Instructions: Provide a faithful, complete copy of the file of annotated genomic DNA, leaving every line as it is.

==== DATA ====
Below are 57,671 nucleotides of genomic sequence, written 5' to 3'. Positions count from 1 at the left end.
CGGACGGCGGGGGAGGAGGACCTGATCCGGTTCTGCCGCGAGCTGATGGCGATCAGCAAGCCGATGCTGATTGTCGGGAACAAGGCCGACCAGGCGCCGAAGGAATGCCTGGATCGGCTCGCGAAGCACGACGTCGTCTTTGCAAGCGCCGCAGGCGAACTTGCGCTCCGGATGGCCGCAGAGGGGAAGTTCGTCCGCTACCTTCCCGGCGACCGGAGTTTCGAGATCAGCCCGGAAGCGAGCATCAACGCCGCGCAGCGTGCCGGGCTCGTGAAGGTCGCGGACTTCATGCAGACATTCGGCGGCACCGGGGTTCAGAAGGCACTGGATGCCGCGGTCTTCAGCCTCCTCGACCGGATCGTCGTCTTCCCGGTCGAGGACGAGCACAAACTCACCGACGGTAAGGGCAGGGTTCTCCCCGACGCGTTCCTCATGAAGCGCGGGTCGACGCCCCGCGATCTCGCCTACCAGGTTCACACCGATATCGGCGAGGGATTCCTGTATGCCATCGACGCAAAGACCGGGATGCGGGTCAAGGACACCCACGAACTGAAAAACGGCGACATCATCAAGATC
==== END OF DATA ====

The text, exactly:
Below are 57,671 nucleotides of genomic sequence, written 5' to 3'. Positions count from 1 at the left end.
CGGACGGCGGGGGAGGAGGACCTGATCCGGTTCTGCCGCGAGCTGATGGCGATCAGCAAGCCGATGCTGATTGTCGGGAACAAGGCCGACCAGGCGCCGAAGGAATGCCTGGATCGGCTCGCGAAGCACGACGTCGTCTTTGCAAGCGCCGCAGGCGAACTTGCGCTCCGGATGGCCGCAGAGGGGAAGTTCGTCCGCTACCTTCCCGGCGACCGGAGTTTCGAGATCAGCCCGGAAGCGAGCATCAACGCCGCGCAGCGTGCCGGGCTCGTGAAGGTCGCGGACTTCATGCAGACATTCGGCGGCACCGGGGTTCAGAAGGCACTGGATGCCGCGGTCTTCAGCCTCCTCGACCGGATCGTCGTCTTCCCGGTCGAGGACGAGCACAAACTCACCGACGGTAAGGGCAGGGTTCTCCCCGACGCGTTCCTCATGAAGCGCGGGTCGACGCCCCGCGATCTCGCCTACCAGGTTCACACCGATATCGGCGAGGGATTCCTGTATGCCATCGACGCAAAGACCGGGATGCGGGTCAAGGACACCCACGAACTGAAAAACGGCGACATCATCAAGATC